But if one takes an example of a student here on a one year postgraduate taught course, whose directed learning consists of twelve to fifteen hours a week, for which teaching may well end after around six months of the year, on a course assessed by coursework not exams, for which the entry criteria are relatively low on both academic standards and English language proficiency, for which the student is not expected to be on campus much or at all, and after which they can then go and work, or stay in the country without working, for a further two years, then it is fair to say – is this actually the scenario for which a student visa is designed and one which most people would consider reasonable? If not, then the sector needs to own this, and challenge themselves as to whether they are offering a place that delivers wider value.

Fourth, and to return to a well worn theme I’ve expounded on the digital pages of Wonkhe for a while, the sector needs to be less squeamish about quality discussions. The slew of Sunday Times stories ultimately fell flat because the paper mistook foundation years and access programmes for first year undergraduate entry, but the reason the stories initially took flight is because the accusation – that quality is being sacrificed in a flight for cash – resonated.

It should not have taken the Sunday Times stories for action to be taken on some agents. It should not take the MAC for universities to explain how they ascertain quality in incoming students. It should not take UKVI crackdowns for universities to raise the bar on English language requirements. If we want to say that international students bring benefits even in “low tariff” universities or “low tariff” courses, we need to show that the quality bar is still being met.

And fifth, local is key. The one thing I was really taken by in the CPS report was a recommendation that in exchange for student visas, universities should commit to taking action to boost domestic skills supply – essentially a UK:international student match where for every visa issued, a university agrees to train a domestic student or other local people in local labour markets. I wouldn’t make it that mechanistic for a number of reasons, but just as the sector has shown that international students support home students, so too could it do more to show how international students support skill development and labour market needs, through for example supporting faculties and research programmes to exist that have wider spillover benefits.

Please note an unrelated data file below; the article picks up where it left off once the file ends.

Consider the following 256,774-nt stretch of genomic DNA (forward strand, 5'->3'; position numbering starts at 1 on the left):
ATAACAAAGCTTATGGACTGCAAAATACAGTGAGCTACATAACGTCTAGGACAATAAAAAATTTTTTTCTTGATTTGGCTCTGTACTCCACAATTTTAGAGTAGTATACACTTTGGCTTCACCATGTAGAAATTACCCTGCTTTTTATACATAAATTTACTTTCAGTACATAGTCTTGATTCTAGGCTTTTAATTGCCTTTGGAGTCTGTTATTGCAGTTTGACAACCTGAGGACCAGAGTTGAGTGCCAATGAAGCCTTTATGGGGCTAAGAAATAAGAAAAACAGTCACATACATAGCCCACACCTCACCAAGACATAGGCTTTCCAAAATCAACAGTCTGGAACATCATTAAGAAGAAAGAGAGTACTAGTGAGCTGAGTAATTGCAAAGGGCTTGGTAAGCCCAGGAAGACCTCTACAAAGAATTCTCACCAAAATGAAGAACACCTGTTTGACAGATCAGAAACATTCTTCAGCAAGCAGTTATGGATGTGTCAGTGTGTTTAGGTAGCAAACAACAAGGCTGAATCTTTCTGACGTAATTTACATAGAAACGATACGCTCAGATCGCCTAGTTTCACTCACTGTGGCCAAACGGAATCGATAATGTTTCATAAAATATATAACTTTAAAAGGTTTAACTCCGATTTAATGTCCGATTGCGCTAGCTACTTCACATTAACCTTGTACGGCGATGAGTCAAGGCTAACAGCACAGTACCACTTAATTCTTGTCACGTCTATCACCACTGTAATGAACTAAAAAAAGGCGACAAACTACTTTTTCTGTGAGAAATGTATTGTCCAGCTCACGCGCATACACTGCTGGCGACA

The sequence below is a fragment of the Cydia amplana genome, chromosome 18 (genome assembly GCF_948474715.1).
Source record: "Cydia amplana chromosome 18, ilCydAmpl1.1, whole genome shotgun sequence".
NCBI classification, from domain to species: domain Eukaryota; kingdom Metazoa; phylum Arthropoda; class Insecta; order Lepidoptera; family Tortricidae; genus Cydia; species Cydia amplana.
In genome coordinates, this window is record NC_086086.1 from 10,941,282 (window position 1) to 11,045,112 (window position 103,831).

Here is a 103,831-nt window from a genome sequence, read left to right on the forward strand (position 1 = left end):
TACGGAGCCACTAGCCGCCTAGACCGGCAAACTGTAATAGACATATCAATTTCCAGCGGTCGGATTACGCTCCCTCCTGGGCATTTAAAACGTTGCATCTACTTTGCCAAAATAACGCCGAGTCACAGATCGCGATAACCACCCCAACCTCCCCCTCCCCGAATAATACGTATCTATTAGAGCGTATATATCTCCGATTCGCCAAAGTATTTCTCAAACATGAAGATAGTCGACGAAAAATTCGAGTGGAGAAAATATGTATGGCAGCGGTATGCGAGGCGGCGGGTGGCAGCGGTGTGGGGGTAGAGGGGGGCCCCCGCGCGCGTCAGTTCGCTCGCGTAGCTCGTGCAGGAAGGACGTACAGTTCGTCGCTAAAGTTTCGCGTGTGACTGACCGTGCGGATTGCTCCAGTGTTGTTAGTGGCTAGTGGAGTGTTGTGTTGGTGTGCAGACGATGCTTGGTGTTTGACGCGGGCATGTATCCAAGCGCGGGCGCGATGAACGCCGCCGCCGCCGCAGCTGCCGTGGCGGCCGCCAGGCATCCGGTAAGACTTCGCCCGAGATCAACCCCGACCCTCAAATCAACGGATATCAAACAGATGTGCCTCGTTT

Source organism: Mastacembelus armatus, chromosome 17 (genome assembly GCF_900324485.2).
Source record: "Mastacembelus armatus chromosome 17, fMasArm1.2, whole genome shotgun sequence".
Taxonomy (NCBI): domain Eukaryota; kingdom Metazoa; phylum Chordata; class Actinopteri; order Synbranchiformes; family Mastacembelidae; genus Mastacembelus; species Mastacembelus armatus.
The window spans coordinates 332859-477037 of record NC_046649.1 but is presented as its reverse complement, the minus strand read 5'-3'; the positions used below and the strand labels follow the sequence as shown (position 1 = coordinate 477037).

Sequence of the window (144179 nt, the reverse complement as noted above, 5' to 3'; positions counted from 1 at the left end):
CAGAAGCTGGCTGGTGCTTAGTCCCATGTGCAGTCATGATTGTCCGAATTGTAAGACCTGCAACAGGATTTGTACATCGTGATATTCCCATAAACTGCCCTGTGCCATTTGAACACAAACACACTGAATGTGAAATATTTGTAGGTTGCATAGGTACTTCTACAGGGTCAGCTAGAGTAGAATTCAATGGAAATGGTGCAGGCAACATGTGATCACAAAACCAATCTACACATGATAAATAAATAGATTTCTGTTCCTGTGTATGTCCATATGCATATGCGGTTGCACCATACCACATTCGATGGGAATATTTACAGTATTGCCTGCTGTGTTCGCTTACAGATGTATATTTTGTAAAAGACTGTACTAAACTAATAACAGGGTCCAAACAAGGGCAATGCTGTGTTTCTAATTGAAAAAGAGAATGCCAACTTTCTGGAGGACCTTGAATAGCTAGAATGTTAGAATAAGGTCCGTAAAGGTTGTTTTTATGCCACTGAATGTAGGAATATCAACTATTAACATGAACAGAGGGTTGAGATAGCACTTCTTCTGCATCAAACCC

The next few months will be an important time for the sector. We will need to separate signal from noise, and rhetoric from action. But in the medium term, the sector needs to own the debate around student migration, otherwise a future iteration of MAC may do it for us.

4 responses to “The political argument over international students is about much more than the economy

  1. “I think the authors would argue that it is not worth the social cost, nor does it account for wider dilution of capital stock”

    What does the term “social cost” mean there?

    1. In my area it’s a common gripe that locals are competing with students for jobs and housing. On top of general complaints about drunk students on nights out

  2. There seems to be some evidence that local students are going to universities closer to home (cost of living) so potentially a lot of student accommodation could be empty and local business have fewer people to chose from for all those part time jobs that help keep them going.

    There is also a link here to the tertiary system at a local level and how well schools etc are performing. This is particularly a concern in more deprived areas of the country who may have a university but a smaller pool of local students to recruit from.

    ‘Levelling up’ is not happening very quickly in these areas and some significant social issues here that need to be considered as part of the wider debate. Those who say ‘local good international bad’ are not going to help anyone in the medium to longer term. Like many things it is just not that simple.

  3. There was no evidence of any agent wrong doing in the Sunday Times articles. It was a complete farce. Some agents had staff who could and should have chosen their words more carefully but the reality is there was no miss-selling, I am bored to death of the conversation about agents. It’s a complete red herring, ironically one i currently welcome as it allows this govt to pretend to take alternative action post MAC.